We’ve already seen that fish oil can help with depression-like symptoms in rats, but what about people? A study published in the journal Nutritional Neuroscience evaluated the effects of fish oil supplementation on prefrontal metabolite concentrations in adolescents with major depressive disorder. Researchers found that there was a 40 percent decrease in major depression disorder symptoms in addition to marked improvements in amino acid and nutrition content in the brain, specifically, the right dorsolateral prefrontal cortex. (21)
It exists in nature in three forms, one derived from land plants and two derived from marine sources. In the body, omega-3 is highly concentrated in the brain; it is critical to the formation and maintenance of nerve cell membranes. Research shows that in the nervous system, omega-3s foster the development of brain circuitry and the processing of information. They also play important roles in stabilizing mood and staving off cognitive decline. Low levels of omega-3s are linked to poor memory and depression. Omega-3 fats are also critical for the formation of anti-inflammatory molecules in the body.
In a 2009 letter on a pending revision to the Dietary Guidelines for Americans, the American Heart Association recommended 250–500 mg/day of EPA and DHA. The Guidelines were revised again for 2015-2020; included is a recommendation that adults consume at least eight ounces of a variety of types of fish per week, equating to at least 250 mg/day of EPA + DHA. The Food and Drug Administration recommends not exceeding 3 grams per day of EPA + DHA from all sources, with no more than 2 grams per day from dietary supplements.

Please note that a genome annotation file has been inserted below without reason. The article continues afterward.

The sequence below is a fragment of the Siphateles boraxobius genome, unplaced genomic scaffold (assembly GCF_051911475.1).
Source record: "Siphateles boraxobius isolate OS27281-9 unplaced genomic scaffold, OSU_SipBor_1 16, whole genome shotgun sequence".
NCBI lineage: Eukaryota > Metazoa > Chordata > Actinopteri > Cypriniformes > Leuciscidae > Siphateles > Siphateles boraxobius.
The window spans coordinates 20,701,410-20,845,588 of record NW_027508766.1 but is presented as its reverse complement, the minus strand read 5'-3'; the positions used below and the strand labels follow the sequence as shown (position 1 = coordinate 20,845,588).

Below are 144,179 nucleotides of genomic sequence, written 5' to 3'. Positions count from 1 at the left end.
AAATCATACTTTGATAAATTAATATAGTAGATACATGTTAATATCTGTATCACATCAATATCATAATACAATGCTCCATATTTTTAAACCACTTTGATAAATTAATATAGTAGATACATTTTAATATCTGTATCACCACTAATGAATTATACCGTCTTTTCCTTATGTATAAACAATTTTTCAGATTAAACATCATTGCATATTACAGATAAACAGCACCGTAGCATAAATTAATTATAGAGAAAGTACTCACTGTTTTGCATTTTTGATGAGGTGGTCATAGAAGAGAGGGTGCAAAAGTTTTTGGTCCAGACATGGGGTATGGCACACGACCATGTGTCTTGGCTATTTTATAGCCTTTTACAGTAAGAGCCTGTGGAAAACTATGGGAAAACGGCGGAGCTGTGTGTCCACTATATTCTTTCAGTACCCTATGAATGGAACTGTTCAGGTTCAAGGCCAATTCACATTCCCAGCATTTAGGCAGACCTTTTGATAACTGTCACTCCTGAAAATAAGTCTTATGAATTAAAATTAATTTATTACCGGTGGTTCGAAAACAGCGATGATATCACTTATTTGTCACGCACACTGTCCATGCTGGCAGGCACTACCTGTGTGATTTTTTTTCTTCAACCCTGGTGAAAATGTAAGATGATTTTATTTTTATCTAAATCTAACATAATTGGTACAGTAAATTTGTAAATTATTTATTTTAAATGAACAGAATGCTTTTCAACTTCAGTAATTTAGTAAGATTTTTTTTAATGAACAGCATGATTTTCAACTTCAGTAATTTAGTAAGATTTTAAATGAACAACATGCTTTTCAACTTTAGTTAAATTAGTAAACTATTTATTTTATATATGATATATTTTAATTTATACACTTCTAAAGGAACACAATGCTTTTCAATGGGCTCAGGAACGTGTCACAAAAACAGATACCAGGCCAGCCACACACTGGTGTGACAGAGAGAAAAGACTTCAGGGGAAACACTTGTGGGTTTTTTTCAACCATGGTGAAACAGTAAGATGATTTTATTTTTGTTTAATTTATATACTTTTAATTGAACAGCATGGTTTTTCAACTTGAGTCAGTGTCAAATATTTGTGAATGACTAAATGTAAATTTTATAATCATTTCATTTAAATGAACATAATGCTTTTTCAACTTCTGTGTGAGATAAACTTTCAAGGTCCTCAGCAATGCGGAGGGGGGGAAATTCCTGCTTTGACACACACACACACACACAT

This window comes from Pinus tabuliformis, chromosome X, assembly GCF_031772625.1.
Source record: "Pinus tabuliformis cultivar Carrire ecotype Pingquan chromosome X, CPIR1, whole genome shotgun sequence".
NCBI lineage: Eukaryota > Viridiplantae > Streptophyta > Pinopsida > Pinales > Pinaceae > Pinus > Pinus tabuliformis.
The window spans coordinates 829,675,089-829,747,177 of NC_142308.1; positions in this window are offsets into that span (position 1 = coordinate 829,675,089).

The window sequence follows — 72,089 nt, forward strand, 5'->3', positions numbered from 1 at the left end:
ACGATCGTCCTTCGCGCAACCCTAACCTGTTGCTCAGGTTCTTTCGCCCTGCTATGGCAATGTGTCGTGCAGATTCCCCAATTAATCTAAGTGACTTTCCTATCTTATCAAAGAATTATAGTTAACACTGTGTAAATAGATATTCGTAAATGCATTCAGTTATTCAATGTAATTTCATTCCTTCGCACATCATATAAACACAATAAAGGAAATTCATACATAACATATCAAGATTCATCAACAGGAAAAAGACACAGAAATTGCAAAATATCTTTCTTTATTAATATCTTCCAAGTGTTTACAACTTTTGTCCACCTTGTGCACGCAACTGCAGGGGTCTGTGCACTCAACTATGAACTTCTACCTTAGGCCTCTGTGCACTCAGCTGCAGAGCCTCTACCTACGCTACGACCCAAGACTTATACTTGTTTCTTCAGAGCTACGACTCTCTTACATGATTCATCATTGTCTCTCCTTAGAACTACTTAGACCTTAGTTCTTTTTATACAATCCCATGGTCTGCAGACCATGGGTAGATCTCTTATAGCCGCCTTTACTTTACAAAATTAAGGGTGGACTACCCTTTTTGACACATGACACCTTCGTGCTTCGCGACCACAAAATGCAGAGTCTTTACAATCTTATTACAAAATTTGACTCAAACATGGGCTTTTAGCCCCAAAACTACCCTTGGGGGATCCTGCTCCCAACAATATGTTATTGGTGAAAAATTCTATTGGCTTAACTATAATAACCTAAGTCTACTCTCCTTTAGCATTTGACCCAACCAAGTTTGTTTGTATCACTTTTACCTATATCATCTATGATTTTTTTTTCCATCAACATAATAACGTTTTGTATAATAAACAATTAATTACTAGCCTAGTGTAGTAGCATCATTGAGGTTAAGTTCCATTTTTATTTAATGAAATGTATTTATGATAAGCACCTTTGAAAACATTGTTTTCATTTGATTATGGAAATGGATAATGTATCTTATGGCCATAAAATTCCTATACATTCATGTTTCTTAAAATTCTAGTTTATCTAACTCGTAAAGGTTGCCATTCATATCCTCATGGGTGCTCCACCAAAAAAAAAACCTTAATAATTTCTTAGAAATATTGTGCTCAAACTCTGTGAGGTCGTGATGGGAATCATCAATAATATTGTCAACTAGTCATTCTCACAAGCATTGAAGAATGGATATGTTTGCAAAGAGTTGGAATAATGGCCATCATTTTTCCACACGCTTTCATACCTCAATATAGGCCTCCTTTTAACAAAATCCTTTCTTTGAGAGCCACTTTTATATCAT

Pregnancy and breast-feeding: Fish oil is LIKELY SAFE when taken by mouth appropriately. Taking fish oil during pregnancy does not seem to affect the fetus or baby while breast-feeding. Women who are pregnant or who may become pregnant, and nursing mothers should avoid shark, swordfish, king mackerel, and tilefish (also called golden bass or golden snapper), as these may contain high levels of mercury. Limit consumption of other fish to 12 ounces/week (about 3 to 4 servings/week). Fish oil is POSSIBLY UNSAFE when dietary sources are consumed in large amounts. Fatty fish contain toxins such as mercury.
Throughout their history, the Council for Responsible Nutrition and the World Health Organization have published acceptability standards regarding contaminants in fish oil. The most stringent current standard is the International Fish Oils Standard.[non-primary source needed] Fish oils that are molecularly distilled under vacuum typically make this highest-grade; levels of contaminants are stated in parts per billion per trillion.
Fish oil is FDA approved to lower triglycerides levels, but it is also used for many other conditions. It is most often used for conditions related to the heart and blood system. Some people use fish oil to lower blood pressure, triglycerides and cholesterol levels. Fish oil has also been used for preventing heart disease or stroke, as well as for clogged arteries, chest pain, irregular heartbeat, bypass surgery, heart failure, rapid heartbeat, preventing blood clots, and high blood pressure after a heart transplant.